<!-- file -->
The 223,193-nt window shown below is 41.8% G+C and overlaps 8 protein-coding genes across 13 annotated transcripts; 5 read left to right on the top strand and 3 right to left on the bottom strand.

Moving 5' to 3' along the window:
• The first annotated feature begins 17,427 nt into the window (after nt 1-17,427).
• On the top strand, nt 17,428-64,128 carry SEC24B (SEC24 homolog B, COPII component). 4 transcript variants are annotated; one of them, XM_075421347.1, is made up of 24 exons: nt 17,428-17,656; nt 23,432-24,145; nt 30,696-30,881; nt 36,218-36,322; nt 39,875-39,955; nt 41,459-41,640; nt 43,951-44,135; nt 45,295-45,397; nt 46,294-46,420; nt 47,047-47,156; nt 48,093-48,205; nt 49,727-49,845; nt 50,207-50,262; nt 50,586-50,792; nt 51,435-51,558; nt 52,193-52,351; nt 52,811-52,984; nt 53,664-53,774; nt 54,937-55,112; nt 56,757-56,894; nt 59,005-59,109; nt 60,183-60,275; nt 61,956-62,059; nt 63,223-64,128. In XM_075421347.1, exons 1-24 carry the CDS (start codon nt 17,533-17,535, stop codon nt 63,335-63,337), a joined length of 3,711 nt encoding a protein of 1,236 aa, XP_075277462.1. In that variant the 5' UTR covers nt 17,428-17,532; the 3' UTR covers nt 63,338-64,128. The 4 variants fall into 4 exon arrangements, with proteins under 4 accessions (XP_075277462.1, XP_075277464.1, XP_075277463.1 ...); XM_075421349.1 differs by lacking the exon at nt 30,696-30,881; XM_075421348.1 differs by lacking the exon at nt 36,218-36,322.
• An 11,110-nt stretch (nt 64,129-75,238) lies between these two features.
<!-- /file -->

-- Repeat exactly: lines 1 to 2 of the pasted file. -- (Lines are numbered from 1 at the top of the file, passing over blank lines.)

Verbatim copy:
The 223,193-nt window shown below is 41.8% G+C and overlaps 8 protein-coding genes across 13 annotated transcripts; 5 read left to right on the top strand and 3 right to left on the bottom strand.

Moving 5' to 3' along the window: